"Either method of training, probably, made little difference as neither guy knew that much about multi-engine operations and procedures. True, he had been warned about the magic number of 120 miles per hour his Vme (editor:Vmca) or single-engine control speed. He had swam in glue during a couple of prop featherings while in formation with his instructor. He was, also, warned never to turn into a dead engine, never put down the gear until he had made the field, and never to go around with one caged. That was about it until shortly thereafter the old Allison time bomb blew up, and he was in business the hard way. Right on takeoff. "Some people lucked out if the runway was long enough. Some overshot or undershot and they bent the whole thing. Some tried a single-engine go-around anyway, usually with horrible results. Such happenings would make a son of a bitch out of any saint."

"Tony Levier's spectacular demonstrations were an attempt to rectify all these problems, but the damage had been done. The Air Corps, as far as I knew, never did change its pilot training."

"For perspective, it must also be remembered that two other significant events had taken place in training (in England). Theater indoctrination at Goxhill in England had received the same overhaul that had occurred in the States. The most important of all may have been the training units set up by the combat organizations themselves. Here it was possible to up-date training to the latest information and for individual commanders to put their special stamp on things and develop new tactics. "But and this is giant towering BUT this was all for the P-51 pilots."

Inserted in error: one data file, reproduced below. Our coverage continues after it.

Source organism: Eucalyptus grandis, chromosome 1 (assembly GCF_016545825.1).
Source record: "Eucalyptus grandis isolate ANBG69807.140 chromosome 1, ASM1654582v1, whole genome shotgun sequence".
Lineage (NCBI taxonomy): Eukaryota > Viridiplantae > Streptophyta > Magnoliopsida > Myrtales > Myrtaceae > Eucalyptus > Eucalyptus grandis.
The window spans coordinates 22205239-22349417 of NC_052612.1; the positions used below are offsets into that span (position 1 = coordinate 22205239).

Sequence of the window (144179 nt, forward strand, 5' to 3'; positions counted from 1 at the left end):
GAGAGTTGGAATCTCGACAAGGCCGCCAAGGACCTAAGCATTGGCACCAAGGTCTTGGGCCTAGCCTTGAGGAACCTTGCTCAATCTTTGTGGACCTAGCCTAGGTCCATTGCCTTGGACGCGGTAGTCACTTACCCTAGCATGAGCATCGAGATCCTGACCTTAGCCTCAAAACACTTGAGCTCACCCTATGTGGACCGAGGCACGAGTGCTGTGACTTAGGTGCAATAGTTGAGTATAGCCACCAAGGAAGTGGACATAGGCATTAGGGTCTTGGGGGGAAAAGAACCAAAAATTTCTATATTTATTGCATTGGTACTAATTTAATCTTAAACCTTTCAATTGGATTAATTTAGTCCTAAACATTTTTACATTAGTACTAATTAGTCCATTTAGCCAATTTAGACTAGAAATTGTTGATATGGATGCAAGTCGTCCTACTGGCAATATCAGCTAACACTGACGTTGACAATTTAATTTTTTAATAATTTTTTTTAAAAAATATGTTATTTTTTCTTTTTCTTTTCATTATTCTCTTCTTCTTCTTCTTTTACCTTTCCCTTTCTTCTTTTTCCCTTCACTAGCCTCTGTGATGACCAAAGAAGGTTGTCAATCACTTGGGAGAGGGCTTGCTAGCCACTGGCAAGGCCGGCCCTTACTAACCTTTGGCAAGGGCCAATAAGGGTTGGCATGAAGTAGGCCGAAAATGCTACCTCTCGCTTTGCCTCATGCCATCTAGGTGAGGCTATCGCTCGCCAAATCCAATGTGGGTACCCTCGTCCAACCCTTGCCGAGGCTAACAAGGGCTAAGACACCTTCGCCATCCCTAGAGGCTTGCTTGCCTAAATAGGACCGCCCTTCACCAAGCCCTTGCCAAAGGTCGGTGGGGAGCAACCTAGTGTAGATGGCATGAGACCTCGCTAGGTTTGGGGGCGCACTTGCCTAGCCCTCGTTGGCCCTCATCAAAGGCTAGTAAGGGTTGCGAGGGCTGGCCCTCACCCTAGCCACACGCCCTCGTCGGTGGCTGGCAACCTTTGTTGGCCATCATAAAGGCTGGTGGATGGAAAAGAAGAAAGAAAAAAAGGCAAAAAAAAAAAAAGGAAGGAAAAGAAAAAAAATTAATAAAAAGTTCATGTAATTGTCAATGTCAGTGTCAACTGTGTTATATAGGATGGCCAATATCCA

"What would have happened if the P-38 pilots and their units could have been blessed with the same wonderful opportunity?"

For context, we present a previously unpublished letter from the Commanding Officer of the 20th Fighter Group, to the 8th Air Force Headquarters. The letter spells out the problems faced by the P-38 Groups in clear, unambiguous terms.


20th Fighter Group Headquarters
APO 637 U.S. Army
(E-2)

3 June 1944

Subject: P-38 Airplane in Combat.